People today frequently associate the word “holy” with a list dos and don’ts that godly people are supposed to adhere to. The concept of holiness in the Bible, however, is not primarily about behavior. It, rather, refers to something that is unique and set apart from more common things.
God is holy because he’s completely different from anything in this world. Certain objects are called holy because they’re set apart from common objects, having been consecrated to God for a special purpose. And God’s people are called to be holy by virtue of the radically different kind of life we live. Just as first fruits contrast with fruit that has not yet ripened and been picked, God’s people are to contrast with the world that is yet under the oppression of the patterns of the world (Rom. 12:2).
Another way of making this same point is to say that we’re called to be like Jesus. We are to be holy, like he is holy. The way Jesus lived was unique, to say the least, for everything about his life put on display God’s loving character. He was the quintessential “first fruit” of the coming creation and the prototype we are to passionately imitate.
This is why the New Testament emphasizes the necessity of following Jesus’ example in all that we do. “Whoever claims to live in him must live as Jesus did,” John says (I John 2:6). Our profession of faith in Jesus lacks content except insofar as our lives look like his.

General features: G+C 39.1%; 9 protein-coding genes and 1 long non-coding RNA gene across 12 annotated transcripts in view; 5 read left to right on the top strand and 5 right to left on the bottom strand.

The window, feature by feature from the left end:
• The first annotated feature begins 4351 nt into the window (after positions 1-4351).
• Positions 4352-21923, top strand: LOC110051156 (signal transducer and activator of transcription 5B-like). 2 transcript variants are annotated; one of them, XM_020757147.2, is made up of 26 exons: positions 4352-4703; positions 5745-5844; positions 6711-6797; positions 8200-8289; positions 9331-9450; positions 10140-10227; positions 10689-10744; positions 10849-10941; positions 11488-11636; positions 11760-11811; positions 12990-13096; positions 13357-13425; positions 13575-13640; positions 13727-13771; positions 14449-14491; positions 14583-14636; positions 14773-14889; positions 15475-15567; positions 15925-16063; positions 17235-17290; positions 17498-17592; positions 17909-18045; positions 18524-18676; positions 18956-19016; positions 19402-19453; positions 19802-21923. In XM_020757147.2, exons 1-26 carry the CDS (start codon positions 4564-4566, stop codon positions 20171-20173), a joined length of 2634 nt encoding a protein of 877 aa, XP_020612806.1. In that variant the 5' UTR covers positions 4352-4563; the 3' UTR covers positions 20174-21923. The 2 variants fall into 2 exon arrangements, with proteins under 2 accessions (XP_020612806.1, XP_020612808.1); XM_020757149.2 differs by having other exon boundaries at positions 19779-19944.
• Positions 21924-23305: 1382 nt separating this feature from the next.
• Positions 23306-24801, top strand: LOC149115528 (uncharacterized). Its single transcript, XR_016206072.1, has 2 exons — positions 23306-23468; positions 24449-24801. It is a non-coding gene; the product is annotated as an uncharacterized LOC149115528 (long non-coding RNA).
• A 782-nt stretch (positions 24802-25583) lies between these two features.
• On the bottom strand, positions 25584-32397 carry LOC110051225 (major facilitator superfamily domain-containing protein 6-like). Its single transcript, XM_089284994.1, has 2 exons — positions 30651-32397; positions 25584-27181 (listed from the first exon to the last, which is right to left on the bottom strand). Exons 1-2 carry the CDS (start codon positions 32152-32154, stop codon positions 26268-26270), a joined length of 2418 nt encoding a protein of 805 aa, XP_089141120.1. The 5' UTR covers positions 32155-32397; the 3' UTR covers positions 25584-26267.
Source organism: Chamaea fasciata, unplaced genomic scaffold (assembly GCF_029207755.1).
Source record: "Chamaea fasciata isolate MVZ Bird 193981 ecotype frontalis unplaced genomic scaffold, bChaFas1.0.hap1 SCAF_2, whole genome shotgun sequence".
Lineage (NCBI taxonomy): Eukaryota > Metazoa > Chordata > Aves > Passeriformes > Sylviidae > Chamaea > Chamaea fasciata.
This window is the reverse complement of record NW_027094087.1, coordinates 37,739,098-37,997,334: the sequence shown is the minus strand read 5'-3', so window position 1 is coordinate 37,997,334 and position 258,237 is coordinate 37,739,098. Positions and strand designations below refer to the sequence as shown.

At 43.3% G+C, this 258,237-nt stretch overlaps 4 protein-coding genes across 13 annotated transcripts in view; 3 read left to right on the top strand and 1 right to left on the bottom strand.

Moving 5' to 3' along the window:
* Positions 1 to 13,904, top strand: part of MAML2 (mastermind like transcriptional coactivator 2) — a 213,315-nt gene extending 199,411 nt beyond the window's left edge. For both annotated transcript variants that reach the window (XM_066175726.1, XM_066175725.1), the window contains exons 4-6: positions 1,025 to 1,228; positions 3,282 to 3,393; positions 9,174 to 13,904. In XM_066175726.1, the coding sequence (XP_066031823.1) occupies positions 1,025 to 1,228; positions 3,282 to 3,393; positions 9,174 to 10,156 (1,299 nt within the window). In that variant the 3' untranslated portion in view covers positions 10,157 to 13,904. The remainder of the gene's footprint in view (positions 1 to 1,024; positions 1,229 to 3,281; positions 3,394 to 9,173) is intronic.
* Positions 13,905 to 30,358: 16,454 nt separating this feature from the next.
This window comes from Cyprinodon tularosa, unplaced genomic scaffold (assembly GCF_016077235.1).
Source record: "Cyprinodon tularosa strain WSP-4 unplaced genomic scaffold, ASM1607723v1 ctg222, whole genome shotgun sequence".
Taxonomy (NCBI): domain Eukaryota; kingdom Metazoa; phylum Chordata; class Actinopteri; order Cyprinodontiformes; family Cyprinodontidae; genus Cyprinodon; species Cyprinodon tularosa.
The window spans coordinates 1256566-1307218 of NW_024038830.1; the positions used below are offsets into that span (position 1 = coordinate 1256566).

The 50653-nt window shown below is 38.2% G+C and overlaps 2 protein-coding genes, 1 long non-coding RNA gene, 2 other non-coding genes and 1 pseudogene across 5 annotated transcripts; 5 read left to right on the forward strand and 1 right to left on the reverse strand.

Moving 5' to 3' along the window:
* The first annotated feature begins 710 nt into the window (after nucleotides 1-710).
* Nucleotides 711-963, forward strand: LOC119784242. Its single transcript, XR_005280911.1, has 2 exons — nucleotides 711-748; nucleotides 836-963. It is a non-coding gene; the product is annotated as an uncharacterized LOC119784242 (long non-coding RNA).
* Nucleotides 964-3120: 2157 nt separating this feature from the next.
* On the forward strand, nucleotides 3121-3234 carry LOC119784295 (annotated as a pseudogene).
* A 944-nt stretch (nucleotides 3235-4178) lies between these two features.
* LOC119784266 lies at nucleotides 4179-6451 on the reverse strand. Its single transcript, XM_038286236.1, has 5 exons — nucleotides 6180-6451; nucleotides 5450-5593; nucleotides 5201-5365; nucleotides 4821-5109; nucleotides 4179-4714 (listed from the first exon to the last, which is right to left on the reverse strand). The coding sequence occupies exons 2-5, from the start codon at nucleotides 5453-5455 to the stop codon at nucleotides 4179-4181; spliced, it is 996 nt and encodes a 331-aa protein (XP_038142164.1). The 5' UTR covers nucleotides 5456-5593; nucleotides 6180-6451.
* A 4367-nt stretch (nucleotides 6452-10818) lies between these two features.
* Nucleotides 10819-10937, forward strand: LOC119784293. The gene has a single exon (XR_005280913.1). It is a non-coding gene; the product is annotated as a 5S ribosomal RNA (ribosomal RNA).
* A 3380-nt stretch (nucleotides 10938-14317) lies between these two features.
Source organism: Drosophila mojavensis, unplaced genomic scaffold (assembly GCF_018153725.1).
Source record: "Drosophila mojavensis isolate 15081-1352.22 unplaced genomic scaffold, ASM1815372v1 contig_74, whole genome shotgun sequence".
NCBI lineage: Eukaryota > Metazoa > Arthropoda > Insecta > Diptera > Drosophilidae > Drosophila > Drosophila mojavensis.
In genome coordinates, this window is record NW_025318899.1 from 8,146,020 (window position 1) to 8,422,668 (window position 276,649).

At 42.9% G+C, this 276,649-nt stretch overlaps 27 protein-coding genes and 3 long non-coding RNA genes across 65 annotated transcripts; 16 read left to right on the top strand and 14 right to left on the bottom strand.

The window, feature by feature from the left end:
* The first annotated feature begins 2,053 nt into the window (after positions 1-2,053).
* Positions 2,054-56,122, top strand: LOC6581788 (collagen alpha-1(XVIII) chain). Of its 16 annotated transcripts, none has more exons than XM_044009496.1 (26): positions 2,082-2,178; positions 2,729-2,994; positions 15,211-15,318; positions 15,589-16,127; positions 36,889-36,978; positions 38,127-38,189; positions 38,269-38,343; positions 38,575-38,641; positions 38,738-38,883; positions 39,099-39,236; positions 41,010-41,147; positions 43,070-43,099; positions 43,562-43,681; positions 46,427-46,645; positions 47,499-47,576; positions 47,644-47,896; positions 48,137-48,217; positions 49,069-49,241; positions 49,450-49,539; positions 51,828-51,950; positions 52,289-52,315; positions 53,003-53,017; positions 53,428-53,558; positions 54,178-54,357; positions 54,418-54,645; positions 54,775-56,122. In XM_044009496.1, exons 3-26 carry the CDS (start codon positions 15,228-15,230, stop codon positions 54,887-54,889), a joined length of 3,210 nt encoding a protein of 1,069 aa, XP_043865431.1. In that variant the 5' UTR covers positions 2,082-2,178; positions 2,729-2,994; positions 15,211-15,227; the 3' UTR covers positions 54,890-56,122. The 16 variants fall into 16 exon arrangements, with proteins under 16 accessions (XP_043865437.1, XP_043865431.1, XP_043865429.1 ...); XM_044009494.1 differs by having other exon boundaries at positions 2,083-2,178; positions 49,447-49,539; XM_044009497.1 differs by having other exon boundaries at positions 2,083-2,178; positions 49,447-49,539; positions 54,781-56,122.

So too, Paul teaches us to “follow God’s example” (Eph 5:1). The Greek word, mimetai, translated “example,” literally means to mimic. We’re to do exactly what we see God doing. Of course, the one in whom we see God doing the things we’re to imitate is Jesus Christ. He is the visible expression of the invisible God (John 1:18; Jn 14:7-9). This is why Paul immediately goes on to flesh out what he means by commanding us to “walk in the way of love, just as Christ loved us and gave himself up for us” (Eph. 5:2, emphasis added).
This is what it looks like to mimic God. We’re to sacrificially love others the way Christ sacrificially loved us when he gave his life for us.
Peter makes the same point when he tells his congregation that they’re to respond to persecution not with anger and violence, but by graciously enduring it. “To this you were called,” Peter says, “ because Christ suffered for you, leaving you an example, that you should follow in his steps” (1 Peter 2:20-21).
Jesus himself drove home the necessity of following his example a number of times. For example, after washing the feet of his disciples (whom he knew would in a short while abandon him and betray him), he said, “I have set you an example that you should do as I have done for you” (John 13:15). The goal of Christian discipleship is to mimic our master.
A few years ago, the media coined the term “red letter Christians” to refer to believers who believe they’re supposed to obey Jesus’ teaching and live like he lived. How sad that it would occur to anyone that there’s a special class of Christians who think obeying Jesus’ teachings and living as he lived is important! The truth is, aspiring to be Christ-like is simply what the term “Christian” means.
We’ve been saved from the “powers of the air” (Eph. 6:12) and the “patterns of the world” and freed to participate in the Life of God, and when we surrender ourselves wholly to this salvation, we reflect God’s character and contrast with the world, just as Jesus did. We are God’s holy and consecrated “first fruits.”
Greg Boyd is senior pastor of Woodland Hills Church in St. Paul, Minn. This blog originally appeared on his website, ReKnew.org.